Theo tin Suffolk University.

August 28, 2018

ncumbent U.S. Sen. Tammy Baldwin, D-Wisconsin, is running ahead of her Republican opponent in the race to keep her seat, while incumbent GOP Gov. Scott Walker is on rocky ground, with a 2-point gap behind front-runner Tony Evers in the gubernatorial contest, according to a Suffolk University/Journal Sentinel poll of likely midterm voters in Wisconsin. Baldwin led Republican nominee Leah Vukmir, a state senator, 50 percent to 42 percent, with 8 percent undecided. Baldwin showed significant advantages among women (58 percent to 35 percent), young voters (56 percent to 38 percent), and independent/nonpartisan voters (60 percent to 24 percent. In the six-way governor’s race, Democratic challenger Evers (46 percent) is in a dogfight with Walker (44 percent)—with a spread that is well within the margin of error. Meanwhile, Libertarian Phillip Anderson is at 2 percent, and Wisconsin Party candidate Arnie Enz, Green Party candidate Michael White and independent Maggie Turnbull are each at less than 1 percent, with 7 percent undecided. Voters were split on Walker’s job performance, with 48 percent approving and 47 percent disapproving. “This will be the fourth time Scott Walker has appeared on the gubernatorial ballot since 2010, and there is the potential of ‘Walker-fatigue’ for midterm voters,” said David Paleologos, director of the Suffolk University Political Research Center in Boston. Unions Half of midterm voters polled disagree with Walker’s action to sharply limit collective bargaining for unions that represent public workers (50 percent to 41 percent). Among all union households—public workers and private industry—Evers led Walker 55 percent to 36 percent. Issues of concern Twenty-six percent of voters consider the economy the key issue in the governor’s race, with education (18 percent) and health care (16 percent) next in importance. Health care climbs to the top of the issues list for voters considering their U.S. Senate vote (26 percent), followed by the economy (24 percent). Views of Trump Though Donald Trump won Wisconsin in 2016, 53 percent of voters now disapprove of the president’s job performance, while 41 percent approve. Forty-six percent of likely voters said they want their November vote to change the direction of Trump’s leadership, while 34 percent said they want to support the direction in which he is leading the nation. Tariffs Trumps’ tariffs are unpopular with Wisconsin voters: 57 percent oppose the recently imposed tariffs on the EU, Canada, and Mexico, with 31 percent supporting them. And 47 percent oppose the new tariffs on China, while 39 percent support them. Methodology The statewide survey of 500 Wisconsin likely voters was conducted Aug. 18–Aug. 24. The margin of error is +/- 4.4 percent at a 95 percent level of confidence. Marginals and full cross-tabulation data are posted on the Suffolk University Political Research Center website. For more information, contact David Paleologos at 781-290-9310,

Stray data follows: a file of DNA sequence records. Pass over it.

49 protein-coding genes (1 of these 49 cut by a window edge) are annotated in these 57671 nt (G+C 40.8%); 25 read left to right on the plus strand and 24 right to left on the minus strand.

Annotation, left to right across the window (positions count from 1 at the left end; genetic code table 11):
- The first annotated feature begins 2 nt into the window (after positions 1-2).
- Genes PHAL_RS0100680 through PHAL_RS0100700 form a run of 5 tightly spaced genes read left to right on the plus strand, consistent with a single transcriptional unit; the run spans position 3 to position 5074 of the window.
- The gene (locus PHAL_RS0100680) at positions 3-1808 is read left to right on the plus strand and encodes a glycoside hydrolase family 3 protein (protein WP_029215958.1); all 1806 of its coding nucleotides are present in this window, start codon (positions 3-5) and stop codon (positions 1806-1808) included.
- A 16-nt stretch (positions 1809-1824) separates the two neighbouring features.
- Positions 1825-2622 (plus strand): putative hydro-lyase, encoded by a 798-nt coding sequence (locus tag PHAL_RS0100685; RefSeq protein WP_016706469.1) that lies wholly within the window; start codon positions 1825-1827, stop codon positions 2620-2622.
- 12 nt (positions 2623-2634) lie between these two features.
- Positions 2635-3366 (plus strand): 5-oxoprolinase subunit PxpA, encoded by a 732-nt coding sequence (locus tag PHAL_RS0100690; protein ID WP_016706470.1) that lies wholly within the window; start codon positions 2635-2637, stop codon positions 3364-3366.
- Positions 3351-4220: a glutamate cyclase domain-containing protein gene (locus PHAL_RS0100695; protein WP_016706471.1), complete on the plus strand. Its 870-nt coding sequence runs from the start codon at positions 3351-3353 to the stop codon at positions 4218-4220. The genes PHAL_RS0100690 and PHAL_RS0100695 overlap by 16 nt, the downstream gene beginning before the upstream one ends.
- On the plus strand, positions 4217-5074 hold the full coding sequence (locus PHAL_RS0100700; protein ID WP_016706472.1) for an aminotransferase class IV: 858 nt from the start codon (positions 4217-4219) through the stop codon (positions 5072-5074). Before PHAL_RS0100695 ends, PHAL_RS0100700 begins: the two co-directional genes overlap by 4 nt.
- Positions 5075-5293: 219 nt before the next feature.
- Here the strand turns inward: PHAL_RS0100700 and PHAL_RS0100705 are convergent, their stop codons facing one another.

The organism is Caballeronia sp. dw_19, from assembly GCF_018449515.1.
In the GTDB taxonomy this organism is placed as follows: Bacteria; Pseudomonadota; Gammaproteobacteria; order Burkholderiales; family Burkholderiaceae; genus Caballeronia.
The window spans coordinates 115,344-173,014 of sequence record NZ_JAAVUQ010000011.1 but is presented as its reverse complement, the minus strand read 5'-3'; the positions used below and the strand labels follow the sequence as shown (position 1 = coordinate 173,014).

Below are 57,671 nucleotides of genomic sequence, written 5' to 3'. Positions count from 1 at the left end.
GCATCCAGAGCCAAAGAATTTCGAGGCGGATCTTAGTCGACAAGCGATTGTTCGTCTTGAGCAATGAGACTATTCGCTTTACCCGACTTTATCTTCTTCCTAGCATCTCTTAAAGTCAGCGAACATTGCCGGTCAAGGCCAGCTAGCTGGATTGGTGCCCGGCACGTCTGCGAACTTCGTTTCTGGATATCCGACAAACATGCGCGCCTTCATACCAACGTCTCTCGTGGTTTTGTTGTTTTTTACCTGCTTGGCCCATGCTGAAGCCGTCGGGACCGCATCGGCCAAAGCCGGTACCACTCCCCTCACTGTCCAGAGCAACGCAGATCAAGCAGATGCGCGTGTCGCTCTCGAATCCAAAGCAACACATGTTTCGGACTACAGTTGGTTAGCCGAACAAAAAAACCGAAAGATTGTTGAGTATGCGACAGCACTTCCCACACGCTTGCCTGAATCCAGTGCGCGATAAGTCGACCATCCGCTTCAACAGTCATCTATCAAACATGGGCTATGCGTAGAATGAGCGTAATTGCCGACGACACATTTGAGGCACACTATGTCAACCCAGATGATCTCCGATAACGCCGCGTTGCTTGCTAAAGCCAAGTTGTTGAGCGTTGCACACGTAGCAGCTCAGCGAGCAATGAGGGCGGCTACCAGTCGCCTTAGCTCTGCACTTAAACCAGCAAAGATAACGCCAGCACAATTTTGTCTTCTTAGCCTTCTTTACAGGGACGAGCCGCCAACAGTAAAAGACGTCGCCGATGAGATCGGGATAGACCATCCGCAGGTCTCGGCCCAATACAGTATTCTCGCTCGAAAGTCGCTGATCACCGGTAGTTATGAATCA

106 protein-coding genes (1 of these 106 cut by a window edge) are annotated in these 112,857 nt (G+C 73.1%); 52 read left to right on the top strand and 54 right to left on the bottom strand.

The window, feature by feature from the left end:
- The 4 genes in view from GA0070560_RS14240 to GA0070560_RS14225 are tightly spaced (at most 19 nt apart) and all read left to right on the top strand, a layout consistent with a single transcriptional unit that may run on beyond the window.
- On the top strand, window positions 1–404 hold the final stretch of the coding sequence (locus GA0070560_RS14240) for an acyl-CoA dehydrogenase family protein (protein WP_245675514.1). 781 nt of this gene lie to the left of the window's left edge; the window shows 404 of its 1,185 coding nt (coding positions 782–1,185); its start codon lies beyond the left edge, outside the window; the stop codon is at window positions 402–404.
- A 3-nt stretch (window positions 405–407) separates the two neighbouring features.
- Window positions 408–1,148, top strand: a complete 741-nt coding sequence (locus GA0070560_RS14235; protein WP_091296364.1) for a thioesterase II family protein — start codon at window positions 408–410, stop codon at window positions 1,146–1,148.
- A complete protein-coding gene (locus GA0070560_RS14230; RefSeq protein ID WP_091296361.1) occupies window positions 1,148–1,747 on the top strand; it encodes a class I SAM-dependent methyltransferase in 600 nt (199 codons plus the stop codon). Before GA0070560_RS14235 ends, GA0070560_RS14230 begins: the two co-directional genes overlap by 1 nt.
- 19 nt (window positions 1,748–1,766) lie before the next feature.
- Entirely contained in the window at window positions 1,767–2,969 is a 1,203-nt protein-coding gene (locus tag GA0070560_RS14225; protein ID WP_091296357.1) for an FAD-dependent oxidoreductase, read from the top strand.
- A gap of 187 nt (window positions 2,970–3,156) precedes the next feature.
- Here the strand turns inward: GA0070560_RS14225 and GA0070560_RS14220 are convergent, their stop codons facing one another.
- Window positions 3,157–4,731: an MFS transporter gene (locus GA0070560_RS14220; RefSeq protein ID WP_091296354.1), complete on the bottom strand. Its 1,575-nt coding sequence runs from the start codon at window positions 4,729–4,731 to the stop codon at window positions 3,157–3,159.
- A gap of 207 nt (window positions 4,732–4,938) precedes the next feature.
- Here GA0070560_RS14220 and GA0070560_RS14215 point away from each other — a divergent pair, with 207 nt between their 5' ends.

CONTACT Greg Gatlin 617-573-8428 Suffolk University Political Research Center]]>

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